Needed: a streamlined budget process for Massachusetts
IT just wouldn't be the start of July and a new fiscal year in Massachusetts if a state budget were in place. And 1987 was no exception. But lawmakers did come close to getting the job done before fiscal 1987 ended quietly at the stroke of midnight June 30.
Why the Senate and House cannot seem to get their budget-shaping assignment completed on time is hardly a mystery. Fiscal strategists in the two chambers have very different concepts of what the annual spending program should be.
Invariably the House and Senate will include things they know the other branch will not go along with. These become items to be bargained away when conferees meet.
When both versions of an appropriations package include an item, but there is disagreement in how far to go in spending, not infrequently the conference teams settle on a middleground. That is what happened to cost-of-living adjustments for Aid to Families with Dependent Children and general-relief recipients. The House had approved a 6 percent hike, the Senate favored providing 8 percent. Seven percent was finally agreed on.
The record $10.9 billion budget finally agreed on in the wee hours of July 1 is 10 percent bigger than last year's was. It could have been leaner. But with the commonwealth raking in more revenue than had been anticipated, there is less legislative incentive to pinch pennies.
The budget-crafting process, which begins in January when Gov. Michael Dukakis submits his package of proposals, could be simplified if the inclusion of ``outside sections'' - provisions not tied directly to specific appropriations - was forbidden.
Over the years that vehicle has allowed legislators to put through quite a few major changes in state laws, including some that were never debated. This approach has produced pay raises for legislators and others, created costly programs, and abolished the cabinet-level office of education.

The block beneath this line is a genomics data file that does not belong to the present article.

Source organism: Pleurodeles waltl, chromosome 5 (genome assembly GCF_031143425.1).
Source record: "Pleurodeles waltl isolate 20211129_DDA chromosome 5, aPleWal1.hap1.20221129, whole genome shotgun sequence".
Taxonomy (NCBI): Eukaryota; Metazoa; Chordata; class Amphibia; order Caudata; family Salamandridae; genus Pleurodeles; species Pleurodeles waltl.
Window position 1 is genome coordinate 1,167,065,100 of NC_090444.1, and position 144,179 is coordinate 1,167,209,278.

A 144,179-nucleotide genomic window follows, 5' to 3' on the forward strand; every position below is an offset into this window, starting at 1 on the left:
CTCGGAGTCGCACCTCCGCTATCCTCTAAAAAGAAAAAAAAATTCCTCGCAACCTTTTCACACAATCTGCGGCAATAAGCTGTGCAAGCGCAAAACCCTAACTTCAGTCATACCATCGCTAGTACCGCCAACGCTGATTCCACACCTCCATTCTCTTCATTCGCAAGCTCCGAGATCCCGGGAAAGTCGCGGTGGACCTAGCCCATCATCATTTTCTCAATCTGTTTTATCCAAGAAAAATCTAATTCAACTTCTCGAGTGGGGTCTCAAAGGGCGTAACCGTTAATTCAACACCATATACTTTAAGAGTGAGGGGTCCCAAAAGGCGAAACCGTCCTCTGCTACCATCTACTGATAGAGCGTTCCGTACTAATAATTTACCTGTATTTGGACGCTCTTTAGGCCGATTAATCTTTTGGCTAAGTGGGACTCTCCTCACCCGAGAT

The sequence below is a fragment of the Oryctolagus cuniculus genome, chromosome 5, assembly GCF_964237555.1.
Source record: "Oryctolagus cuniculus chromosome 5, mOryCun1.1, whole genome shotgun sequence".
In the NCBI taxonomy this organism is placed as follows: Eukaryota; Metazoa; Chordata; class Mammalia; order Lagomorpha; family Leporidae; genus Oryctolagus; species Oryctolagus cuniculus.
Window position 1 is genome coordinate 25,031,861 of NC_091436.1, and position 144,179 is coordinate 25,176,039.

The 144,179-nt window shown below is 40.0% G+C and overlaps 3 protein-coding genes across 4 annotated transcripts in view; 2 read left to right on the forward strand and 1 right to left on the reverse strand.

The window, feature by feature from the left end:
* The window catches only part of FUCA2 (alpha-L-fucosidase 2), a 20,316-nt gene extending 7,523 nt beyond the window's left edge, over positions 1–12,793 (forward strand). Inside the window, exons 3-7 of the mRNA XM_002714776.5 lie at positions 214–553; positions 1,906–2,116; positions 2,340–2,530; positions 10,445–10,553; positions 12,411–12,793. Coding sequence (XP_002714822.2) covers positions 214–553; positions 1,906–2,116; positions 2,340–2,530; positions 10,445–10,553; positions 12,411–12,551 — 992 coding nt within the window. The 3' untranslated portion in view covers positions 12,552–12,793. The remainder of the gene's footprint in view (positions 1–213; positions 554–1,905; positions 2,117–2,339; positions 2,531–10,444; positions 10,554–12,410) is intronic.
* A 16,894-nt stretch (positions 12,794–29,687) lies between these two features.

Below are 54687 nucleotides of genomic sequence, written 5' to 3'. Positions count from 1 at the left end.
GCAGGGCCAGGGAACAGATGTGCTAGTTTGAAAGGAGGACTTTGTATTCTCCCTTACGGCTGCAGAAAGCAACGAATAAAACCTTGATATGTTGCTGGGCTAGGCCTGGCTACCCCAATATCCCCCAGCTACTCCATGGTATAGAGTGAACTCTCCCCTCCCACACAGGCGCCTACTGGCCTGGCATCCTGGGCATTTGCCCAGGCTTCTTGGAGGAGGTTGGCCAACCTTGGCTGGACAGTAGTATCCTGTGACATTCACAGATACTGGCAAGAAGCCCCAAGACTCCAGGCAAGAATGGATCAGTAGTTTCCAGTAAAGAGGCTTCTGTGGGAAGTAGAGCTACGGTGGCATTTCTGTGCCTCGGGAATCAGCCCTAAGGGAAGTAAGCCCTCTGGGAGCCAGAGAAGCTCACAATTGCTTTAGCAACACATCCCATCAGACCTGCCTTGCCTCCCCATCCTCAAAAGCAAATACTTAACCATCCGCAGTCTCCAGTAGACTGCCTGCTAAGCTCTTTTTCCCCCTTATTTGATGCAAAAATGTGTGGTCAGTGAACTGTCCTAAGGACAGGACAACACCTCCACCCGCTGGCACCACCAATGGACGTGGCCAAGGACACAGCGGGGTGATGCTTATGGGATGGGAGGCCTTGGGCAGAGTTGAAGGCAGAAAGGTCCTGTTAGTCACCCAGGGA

One of this year's compromises allows the continued carryover into the new budget of funds appropriated, but not spent, during the last year. The House supported in principle a recommendation by Governor Dukakis to end this practice. The Senate favored its retention. Conferees agreed to authorize some carryover but canceled the rest and earmarked $78 million for the state's rainy-day fund.
That compromise item is one of 156 so-called outside sections in the fiscal 1988 state blueprint for spending.
Although there are fewer of these special items this year, the device is obviously overworked, and such shortcuts do not make for good government.
But once accepted by legislative conferees, legislators had little choice but to go along, since the alternative would have been to reject the entire budget.
To unclutter the budget and help smooth the approval process, a statute requiring a separate public hearing on new initiatives not in the governor's original draft might be in order. It would make sure that every proposal received adequate attention. And it would be harder to slip something through.
Such restrictions might be accompanied by a requirement that all outside sections be voted on individually in both houses and receive not less than two-thirds support, or more, in each chamber.
While it is questionable whether state legislators would accept such a budget-strengthening law, it is worth consideration. Those who most frequently use the outside section might have to justify this backdoor approach to lawmaking.